aminocaproic acid (generic name)

Amicar (brand name)

It slows down or stops blood clots from being broken down
(a mee noe ka PROE ik AS id)
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What is this medicine?

AMINOCAPROIC ACID (a mee noe ka PROE ik AS id) slows down or stops blood clots from being broken down. This medicine helps to prevent or treat excessive bleeding.

What should I tell my health care provider before I take this medicine?

They need to know if you have any of these conditions:
  • blood clotting problems
  • blood in urine
  • kidney disease
  • an unusual or allergic reaction to aminocaproic acid, other medicines, foods, dyes, or preservatives
  • pregnant or trying to get pregnant
  • breast-feeding

How should I use this medicine?

This medicine is for infusion into a vein. It is given by a health care professional in a hospital or clinic setting.

Talk to your pediatrician regarding the use of this medicine in children. Special care may be needed.

What if I miss a dose?

This does not apply.

What may interact with this medicine?

Do not take this medicine with any of the following medications:
  • agents that dissolve blood clots

This medicine may also interact with the following medications:

  • factor IX

What should I watch for while using this medicine?

Your condition will be closely monitored while you receive this medicine.

If you have any eye problems while taking this medicine, visit your eye doctor for an eye exam.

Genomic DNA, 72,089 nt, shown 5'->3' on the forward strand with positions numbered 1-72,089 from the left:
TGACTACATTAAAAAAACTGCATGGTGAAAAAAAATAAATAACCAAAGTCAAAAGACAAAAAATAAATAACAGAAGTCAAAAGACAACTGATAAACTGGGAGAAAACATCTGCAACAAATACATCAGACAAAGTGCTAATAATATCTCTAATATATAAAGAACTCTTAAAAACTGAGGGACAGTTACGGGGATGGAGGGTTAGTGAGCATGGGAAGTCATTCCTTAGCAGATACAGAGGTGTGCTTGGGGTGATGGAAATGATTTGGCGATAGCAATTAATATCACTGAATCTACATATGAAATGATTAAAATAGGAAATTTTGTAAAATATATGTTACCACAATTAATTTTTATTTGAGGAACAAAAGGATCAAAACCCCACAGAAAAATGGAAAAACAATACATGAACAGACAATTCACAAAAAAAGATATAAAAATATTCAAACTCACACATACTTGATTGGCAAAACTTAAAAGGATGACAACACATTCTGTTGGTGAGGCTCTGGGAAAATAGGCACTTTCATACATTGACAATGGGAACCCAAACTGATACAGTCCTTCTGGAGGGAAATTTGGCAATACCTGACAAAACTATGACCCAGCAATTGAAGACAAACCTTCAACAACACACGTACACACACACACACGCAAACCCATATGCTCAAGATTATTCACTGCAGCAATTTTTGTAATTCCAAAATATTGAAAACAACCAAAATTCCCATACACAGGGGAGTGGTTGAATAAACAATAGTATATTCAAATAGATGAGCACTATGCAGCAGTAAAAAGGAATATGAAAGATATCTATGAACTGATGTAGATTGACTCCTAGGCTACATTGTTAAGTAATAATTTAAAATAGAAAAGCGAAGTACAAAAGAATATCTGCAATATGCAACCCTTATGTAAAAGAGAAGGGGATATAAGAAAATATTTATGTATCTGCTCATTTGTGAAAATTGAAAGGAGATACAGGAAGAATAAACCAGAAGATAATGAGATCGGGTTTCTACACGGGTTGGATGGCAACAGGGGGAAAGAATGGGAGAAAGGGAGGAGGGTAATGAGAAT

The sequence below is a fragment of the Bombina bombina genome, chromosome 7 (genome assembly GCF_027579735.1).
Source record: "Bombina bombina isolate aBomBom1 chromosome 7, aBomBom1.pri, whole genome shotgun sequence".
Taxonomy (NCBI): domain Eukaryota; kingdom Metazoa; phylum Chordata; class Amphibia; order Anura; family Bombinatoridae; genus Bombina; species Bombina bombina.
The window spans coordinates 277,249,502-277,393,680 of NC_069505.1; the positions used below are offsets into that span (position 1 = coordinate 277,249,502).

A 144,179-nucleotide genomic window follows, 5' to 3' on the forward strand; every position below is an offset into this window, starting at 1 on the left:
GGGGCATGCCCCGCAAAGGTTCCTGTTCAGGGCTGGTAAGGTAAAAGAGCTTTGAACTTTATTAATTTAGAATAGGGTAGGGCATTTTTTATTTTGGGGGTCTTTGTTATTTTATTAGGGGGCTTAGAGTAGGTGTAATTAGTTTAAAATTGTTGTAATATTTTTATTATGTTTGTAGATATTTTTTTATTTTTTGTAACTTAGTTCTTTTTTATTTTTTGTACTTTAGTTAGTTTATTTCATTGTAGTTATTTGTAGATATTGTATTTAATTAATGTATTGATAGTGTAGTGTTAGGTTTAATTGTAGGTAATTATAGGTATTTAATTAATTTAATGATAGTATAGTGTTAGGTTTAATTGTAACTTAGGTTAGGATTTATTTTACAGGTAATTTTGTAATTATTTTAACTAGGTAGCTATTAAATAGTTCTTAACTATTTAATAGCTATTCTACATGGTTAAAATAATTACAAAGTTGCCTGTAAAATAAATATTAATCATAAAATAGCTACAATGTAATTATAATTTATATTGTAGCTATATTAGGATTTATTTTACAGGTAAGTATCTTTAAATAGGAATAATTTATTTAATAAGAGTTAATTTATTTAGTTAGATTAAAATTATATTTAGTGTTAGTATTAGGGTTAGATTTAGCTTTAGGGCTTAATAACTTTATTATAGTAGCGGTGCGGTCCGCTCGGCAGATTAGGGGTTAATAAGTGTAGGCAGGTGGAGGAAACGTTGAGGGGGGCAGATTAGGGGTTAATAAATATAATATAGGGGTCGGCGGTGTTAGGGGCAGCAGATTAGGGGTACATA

You may get drowsy or dizzy. Do not drive, use machinery, or do anything that needs mental alertness until you know how this medicine affects you. Do not stand or sit up quickly, especially if you are an older patient. This reduces the risk of dizzy or fainting spells.

What side effects may I notice from receiving this medicine?

Side effects that you should report to your doctor or health care professional as soon as possible:
  • allergic reactions like skin rash, itching or hives, swelling of the face, lips, or tongue
  • breathing problems
  • chest pain
  • muscle aches or pains
  • problems with balance, talking, walking
  • ringing in the ears
  • seizure
  • severe pain in the chest, legs, head, or groin
  • trouble passing urine or change in the amount of urine
  • unexplained weight gain

Side effects that usually do not require medical attention (report to your doctor or health care professional if they continue or are bothersome):

  • change in sex drive or performance
  • diarrhea
  • headache
  • nausea, vomiting
  • unusual menstrual pain
  • unusually tired

Where should I keep my medicine?

This drug is given in a hospital or clinic and will not be stored at home.

Remember, keep this and all other medicines out of the reach of children, never share your medicines with others, and use this medication only for the indication prescribed.

Last Updated: March 11, 2009
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